According to Anne Jørgensen, the discipline of healing architecture has provided scientific evidence that patients who are in a physically calm and pleasant environment recover faster and are released sooner. This knowledge motivates Kvadrat’s desire to be involved in the development of new hospitals in Denmark.
“It would be great to be able to help make future hospitals both better and cheaper,” she says. “The path from theory to practice can be long, but that’s okay as long as the theoretical effort leads to a useful result in the end.”
“With the research-based knowledge from the Textile Consortium, for example, we’re able to equip our salespeople to dialogue with architects and purchasing departments in charge of decisions about interior design and the choice of materials for the large new hospital complexes,” she adds.
The purpose of the research project Tekstiler til fremtidens sygehuse (Textiles for future hospitals) is to map the use of interior design textiles in hospitals and to consider them in relation to other textile categories such as linen, uniforms and patient clothing. Vibeke Riisberg, who is the coordinator for the project at Kolding School of Design, explains,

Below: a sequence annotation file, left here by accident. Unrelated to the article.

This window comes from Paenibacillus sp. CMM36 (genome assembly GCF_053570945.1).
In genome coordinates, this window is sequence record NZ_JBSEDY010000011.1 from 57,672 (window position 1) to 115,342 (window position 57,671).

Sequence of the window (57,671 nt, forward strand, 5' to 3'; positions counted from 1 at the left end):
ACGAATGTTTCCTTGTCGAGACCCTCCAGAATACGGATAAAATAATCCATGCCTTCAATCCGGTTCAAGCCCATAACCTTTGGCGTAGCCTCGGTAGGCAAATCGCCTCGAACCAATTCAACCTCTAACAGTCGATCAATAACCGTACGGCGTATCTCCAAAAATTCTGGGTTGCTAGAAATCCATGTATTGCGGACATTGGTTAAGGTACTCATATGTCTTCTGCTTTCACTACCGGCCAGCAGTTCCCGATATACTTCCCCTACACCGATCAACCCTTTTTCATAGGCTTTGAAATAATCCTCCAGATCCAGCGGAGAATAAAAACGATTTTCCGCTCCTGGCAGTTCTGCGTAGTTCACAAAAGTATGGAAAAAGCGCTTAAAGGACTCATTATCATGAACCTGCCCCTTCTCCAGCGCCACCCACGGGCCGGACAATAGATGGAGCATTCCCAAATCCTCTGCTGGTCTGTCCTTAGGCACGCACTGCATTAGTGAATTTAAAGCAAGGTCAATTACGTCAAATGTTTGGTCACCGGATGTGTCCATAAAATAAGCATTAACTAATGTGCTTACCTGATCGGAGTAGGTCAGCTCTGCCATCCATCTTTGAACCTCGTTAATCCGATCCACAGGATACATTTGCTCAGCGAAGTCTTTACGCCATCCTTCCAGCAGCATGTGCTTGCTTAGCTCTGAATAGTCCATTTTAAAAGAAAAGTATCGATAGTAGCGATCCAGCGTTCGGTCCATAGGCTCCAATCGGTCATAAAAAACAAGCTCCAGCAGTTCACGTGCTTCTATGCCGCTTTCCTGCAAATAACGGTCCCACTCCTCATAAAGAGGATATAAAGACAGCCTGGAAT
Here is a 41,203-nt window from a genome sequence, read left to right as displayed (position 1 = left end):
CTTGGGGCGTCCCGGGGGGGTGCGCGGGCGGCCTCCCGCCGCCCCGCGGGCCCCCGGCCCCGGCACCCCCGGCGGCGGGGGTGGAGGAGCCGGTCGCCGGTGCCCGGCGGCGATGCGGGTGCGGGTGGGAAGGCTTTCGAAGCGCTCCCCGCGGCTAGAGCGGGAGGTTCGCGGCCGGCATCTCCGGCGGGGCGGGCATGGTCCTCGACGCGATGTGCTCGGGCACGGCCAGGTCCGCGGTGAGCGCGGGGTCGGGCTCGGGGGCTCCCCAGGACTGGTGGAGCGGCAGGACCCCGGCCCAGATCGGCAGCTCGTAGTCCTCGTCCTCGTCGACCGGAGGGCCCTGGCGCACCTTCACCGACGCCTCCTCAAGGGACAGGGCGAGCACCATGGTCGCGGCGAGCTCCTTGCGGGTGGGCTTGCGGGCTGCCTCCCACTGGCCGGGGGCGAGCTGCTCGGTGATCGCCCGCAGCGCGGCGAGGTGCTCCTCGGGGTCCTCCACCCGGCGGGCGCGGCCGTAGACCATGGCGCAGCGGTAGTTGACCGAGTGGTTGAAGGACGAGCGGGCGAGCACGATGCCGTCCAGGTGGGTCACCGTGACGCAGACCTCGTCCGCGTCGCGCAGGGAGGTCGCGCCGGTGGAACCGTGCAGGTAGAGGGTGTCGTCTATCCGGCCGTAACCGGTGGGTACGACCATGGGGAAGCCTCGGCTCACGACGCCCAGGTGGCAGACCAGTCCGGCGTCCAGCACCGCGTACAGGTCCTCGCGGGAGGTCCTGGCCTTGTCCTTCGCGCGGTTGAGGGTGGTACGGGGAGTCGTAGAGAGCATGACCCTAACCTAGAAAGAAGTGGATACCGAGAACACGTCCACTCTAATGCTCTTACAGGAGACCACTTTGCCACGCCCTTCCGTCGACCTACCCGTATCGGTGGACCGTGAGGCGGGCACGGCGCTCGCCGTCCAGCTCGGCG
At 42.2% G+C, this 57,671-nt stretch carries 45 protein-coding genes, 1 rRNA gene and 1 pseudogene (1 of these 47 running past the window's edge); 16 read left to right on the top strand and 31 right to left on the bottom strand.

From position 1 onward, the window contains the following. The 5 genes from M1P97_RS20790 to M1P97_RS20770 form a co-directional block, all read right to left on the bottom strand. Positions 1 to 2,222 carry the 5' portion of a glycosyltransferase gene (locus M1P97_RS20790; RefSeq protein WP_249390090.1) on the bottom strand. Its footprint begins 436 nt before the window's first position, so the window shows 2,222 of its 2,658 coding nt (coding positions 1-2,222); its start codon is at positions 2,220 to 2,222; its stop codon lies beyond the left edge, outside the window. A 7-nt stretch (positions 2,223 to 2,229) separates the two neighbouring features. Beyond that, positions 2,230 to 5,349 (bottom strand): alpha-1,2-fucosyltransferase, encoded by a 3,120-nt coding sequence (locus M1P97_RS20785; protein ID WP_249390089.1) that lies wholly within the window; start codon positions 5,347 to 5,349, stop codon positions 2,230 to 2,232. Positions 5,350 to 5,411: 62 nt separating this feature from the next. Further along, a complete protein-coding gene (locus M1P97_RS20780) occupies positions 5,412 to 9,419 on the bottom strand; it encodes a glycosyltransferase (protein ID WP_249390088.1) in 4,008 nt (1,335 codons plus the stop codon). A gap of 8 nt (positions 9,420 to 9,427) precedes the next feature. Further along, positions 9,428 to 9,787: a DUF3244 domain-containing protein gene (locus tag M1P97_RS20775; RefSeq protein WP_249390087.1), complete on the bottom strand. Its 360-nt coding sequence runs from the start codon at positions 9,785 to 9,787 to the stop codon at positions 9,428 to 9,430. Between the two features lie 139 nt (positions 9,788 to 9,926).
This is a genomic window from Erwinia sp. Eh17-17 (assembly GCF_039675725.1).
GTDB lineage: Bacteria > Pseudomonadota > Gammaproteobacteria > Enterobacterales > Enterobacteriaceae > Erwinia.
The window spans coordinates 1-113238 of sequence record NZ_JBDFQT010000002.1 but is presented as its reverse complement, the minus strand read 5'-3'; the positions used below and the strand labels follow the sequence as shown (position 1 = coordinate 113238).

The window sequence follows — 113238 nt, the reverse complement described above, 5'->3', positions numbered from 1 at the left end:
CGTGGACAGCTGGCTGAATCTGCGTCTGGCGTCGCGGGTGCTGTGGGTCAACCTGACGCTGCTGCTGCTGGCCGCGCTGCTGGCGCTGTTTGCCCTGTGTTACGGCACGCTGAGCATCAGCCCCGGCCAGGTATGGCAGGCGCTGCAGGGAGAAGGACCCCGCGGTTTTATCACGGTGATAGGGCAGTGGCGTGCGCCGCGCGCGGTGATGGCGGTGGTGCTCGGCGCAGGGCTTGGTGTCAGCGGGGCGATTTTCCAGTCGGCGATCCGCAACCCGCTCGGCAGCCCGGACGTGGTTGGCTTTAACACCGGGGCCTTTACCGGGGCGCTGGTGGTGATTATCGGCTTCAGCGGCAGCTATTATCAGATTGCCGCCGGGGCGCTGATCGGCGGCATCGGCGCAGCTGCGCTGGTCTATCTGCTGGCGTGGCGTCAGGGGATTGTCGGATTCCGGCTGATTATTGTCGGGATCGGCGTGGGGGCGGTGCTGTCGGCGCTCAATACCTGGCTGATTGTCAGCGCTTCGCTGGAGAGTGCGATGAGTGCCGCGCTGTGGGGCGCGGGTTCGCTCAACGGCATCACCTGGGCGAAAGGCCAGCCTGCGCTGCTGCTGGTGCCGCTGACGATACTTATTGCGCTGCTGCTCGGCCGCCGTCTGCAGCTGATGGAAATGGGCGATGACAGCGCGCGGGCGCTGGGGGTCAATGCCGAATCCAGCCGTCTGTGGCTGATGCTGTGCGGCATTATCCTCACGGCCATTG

“We aim to achieve a common understanding of the context that the textiles enter into, shared by the many stakeholders who are involved – buyers, nurses, doctors, cleaning staff, laundry managers, architects and representatives of the project organisation for hospital construction in the Region of Southern Denmark. For example, in a co-creation process at a workshop we had the groups identify and motivate both functional and emotional needs.”
|As part of the project Tekstiler til fremtidens sygehuse (Textiles for future hospitals) the textile researchers’ field studies – here at the laundry service Syddanske Vaskerier – found that maintenance and hygiene are key parameters in the development of interior design textiles. |